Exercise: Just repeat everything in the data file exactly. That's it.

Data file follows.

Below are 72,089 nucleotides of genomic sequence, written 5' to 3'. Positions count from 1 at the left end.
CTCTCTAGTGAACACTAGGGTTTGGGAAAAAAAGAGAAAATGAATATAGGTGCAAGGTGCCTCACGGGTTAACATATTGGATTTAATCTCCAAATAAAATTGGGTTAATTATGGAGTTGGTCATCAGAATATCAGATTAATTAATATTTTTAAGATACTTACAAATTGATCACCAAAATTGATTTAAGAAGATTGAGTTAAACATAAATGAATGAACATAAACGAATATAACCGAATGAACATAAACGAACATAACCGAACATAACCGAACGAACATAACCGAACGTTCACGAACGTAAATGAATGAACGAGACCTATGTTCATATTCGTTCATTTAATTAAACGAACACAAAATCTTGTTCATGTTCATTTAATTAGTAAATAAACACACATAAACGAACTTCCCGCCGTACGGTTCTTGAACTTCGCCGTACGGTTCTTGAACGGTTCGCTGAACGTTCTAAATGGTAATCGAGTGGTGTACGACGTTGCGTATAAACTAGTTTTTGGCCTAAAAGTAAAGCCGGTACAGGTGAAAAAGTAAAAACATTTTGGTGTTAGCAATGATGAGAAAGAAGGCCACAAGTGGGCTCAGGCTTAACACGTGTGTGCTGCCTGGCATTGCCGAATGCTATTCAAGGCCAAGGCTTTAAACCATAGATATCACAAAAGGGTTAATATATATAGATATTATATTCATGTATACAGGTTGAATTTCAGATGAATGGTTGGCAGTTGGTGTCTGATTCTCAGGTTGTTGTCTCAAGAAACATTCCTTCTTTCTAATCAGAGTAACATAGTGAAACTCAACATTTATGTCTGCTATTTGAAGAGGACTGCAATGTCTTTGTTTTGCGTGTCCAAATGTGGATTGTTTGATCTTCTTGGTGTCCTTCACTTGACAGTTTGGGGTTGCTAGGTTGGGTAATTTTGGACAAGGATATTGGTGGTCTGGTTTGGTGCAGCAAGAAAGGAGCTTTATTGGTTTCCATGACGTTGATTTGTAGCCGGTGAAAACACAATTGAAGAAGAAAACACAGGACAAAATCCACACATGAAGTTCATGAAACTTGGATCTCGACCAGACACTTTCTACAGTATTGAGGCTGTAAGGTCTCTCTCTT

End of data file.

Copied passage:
Below are 72,089 nucleotides of genomic sequence, written 5' to 3'. Positions count from 1 at the left end.
CTCTCTAGTGAACACTAGGGTTTGGGAAAAAAAGAGAAAATGAATATAGGTGCAAGGTGCCTCACGGGTTAACATATTGGATTTAATCTCCAAATAAAATTGGGTTAATTATGGAGTTGGTCATCAGAATATCAGATTAATTAATATTTTTAAGATACTTACAAATTGATCACCAAAATTGATTTAAGAAGATTGAGTTAAACATAAATGAATGAACATAAACGAATATAACCGAATGAACATAAACGAACATAACCGAACATAACCGAACGAACATAACCGAACGTTCACGAACGTAAATGAATGAACGAGACCTATGTTCATATTCGTTCATTTAATTAAACGAACACAAAATCTTGTTCATGTTCATTTAATTAGTAAATAAACACACATAAACGAACTTCCCGCCGTACGGTTCTTGAACTTCGCCGTACGGTTCTTGAACGGTTCGCTGAACGTTCTAAATGGTAATCGAGTGGTGTACGACGTTGCGTATAAACTAGTTTTTGGCCTAAAAGTAAAGCCGGTACAGGTGAAAAAGTAAAAACATTTTGGTGTTAGCAATGATGAGAAAGAAGGCCACAAGTGGGCTCAGGCTTAACACGTGTGTGCTGCCTGGCATTGCCGAATGCTATTCAAGGCCAAGGCTTTAAACCATAGATATCACAAAAGGGTTAATATATATAGATATTATATTCATGTATACAGGTTGAATTTCAGATGAATGGTTGGCAGTTGGTGTCTGATTCTCAGGTTGTTGTCTCAAGAAACATTCCTTCTTTCTAATCAGAGTAACATAGTGAAACTCAACATTTATGTCTGCTATTTGAAGAGGACTGCAATGTCTTTGTTTTGCGTGTCCAAATGTGGATTGTTTGATCTTCTTGGTGTCCTTCACTTGACAGTTTGGGGTTGCTAGGTTGGGTAATTTTGGACAAGGATATTGGTGGTCTGGTTTGGTGCAGCAAGAAAGGAGCTTTATTGGTTTCCATGACGTTGATTTGTAGCCGGTGAAAACACAATTGAAGAAGAAAACACAGGACAAAATCCACACATGAAGTTCATGAAACTTGGATCTCGACCAGACACTTTCTACAGTATTGAGGCTGTAAGGTCTCTCTCTT